If your strong moral code prevents the pilfering of a banana or two for a light lunch, a free breakfast is still a free breakfast. According to IndependentTraveler.com, "Abra Benson Perrie of Gainesville, Virginia, says she always asks for a hotel-room upgrade to the concierge level, where continental breakfast and afternoon snacks are included. 'I did this in both Bermuda and Bali, and it worked out great,' she says. 'I only really needed to buy lunch.' Even if she can't get the upgrade for free, sometimes the cost differential is still less than she and her husband would pay for two meals a day."

Join a Dinner Party

Travel social-networking site Couchsurfing has long gone beyond the domain of living-room accommodation arrangements to offer meet-ups and events—including, natch, free dinner parties for travelers. You'll find listings for such get-togethers on the "activities" page for your destination on the Couchsurfing website. Yes, you'll get to eat for free, but this is also a smart way to meet locals and make friends—especially if you're traveling solo.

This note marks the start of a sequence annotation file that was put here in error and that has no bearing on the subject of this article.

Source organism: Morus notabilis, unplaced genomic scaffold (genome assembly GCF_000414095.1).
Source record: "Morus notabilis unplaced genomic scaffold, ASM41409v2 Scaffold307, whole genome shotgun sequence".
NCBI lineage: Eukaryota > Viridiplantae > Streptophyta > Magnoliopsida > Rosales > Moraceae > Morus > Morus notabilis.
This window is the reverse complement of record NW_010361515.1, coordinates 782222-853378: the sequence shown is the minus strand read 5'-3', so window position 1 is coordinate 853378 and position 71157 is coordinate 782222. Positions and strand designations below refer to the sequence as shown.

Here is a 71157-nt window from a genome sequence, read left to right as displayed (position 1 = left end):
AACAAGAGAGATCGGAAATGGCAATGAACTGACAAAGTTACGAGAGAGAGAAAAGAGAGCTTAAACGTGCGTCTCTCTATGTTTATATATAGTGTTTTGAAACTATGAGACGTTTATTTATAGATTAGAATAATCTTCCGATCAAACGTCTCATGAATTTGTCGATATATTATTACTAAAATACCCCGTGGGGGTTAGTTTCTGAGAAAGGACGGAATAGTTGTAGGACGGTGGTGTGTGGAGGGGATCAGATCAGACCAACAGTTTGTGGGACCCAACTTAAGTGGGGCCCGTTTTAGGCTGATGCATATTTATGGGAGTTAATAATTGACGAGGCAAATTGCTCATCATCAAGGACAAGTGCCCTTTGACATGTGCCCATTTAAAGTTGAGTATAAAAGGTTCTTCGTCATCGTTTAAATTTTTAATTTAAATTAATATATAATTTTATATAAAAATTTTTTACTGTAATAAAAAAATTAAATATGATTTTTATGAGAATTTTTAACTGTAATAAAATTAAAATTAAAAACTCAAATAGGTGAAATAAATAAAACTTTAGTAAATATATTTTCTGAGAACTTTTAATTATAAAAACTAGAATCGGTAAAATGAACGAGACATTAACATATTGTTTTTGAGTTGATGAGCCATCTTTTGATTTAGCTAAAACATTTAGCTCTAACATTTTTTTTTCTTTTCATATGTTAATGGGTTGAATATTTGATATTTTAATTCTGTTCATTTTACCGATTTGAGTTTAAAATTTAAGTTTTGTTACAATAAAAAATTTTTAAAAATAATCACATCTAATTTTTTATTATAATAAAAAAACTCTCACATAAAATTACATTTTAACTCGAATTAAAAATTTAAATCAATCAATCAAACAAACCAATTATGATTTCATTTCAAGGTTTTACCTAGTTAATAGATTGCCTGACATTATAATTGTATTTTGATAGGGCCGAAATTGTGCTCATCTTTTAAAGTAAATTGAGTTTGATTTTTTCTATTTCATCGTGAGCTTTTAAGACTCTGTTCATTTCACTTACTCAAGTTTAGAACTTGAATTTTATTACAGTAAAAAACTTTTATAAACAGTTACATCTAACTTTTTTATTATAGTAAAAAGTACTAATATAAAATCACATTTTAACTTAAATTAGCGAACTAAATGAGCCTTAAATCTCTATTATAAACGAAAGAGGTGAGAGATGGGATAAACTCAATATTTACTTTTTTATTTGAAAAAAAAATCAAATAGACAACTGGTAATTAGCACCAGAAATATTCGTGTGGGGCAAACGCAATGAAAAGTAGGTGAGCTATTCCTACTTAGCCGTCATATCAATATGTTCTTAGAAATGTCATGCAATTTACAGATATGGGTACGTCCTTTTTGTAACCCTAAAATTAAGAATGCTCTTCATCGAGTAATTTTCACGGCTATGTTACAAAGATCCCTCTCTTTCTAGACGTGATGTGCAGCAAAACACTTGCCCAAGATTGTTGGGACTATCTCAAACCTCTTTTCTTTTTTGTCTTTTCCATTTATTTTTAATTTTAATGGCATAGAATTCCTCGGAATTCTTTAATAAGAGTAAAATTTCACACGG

A batch of brand-new start-ups are similarly connecting travelers with hosts in destinations around the world. NewGusto is a free site that sets up dinner parties for globe-trotters. Some of the gatherings are no-cost; others require a small stipend to reimburse your host's food expenses. U.K.-based site Food Host does pretty much the same thing, though it's not entirely free. It costs a few pounds to sign up for events through the site.

Follow Food Blogs

Want to discover dirt-cheap pop-up restaurants, inexpensive eateries, and free foodie tours? Gain insider's knowledge of word-of-mouth food and dining events in your destination by following food blogs. Some of our favorites: Paris by Mouth, The Skint (New York City), Broke-Ass Stuart, GrubGirl (San Francisco), Good Cheap Eats, and Dine Out Cheap.

You may have to do a bit of digging on Google to find a good foodie blog for your destination. Urbanspoon, which has lists of local blogs for popular destinations, is a good source.

What's your favorite cheap-eats blog? Share it in the comments!

-- By Caroline Costello